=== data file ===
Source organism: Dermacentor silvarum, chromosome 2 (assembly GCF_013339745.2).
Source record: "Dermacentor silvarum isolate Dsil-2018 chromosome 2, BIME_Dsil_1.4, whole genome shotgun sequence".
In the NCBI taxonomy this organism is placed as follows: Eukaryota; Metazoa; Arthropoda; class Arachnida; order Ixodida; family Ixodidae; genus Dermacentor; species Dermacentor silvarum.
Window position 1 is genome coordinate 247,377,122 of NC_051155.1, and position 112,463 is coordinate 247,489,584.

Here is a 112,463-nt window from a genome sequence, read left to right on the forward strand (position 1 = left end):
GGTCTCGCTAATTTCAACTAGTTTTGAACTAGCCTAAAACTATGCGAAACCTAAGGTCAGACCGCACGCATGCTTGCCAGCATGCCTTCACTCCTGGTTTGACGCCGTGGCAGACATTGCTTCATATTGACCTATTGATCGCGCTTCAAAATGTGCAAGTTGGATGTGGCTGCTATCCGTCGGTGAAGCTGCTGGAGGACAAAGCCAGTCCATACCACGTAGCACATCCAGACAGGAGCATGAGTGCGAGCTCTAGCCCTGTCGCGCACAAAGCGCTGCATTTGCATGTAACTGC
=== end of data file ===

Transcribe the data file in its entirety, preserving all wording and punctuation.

Source organism: Dermacentor silvarum, chromosome 2 (assembly GCF_013339745.2).
Source record: "Dermacentor silvarum isolate Dsil-2018 chromosome 2, BIME_Dsil_1.4, whole genome shotgun sequence".
In the NCBI taxonomy this organism is placed as follows: Eukaryota; Metazoa; Arthropoda; class Arachnida; order Ixodida; family Ixodidae; genus Dermacentor; species Dermacentor silvarum.
Window position 1 is genome coordinate 247,377,122 of NC_051155.1, and position 112,463 is coordinate 247,489,584.

Here is a 112,463-nt window from a genome sequence, read left to right on the forward strand (position 1 = left end):
GGTCTCGCTAATTTCAACTAGTTTTGAACTAGCCTAAAACTATGCGAAACCTAAGGTCAGACCGCACGCATGCTTGCCAGCATGCCTTCACTCCTGGTTTGACGCCGTGGCAGACATTGCTTCATATTGACCTATTGATCGCGCTTCAAAATGTGCAAGTTGGATGTGGCTGCTATCCGTCGGTGAAGCTGCTGGAGGACAAAGCCAGTCCATACCACGTAGCACATCCAGACAGGAGCATGAGTGCGAGCTCTAGCCCTGTCGCGCACAAAGCGCTGCATTTGCATGTAACTGC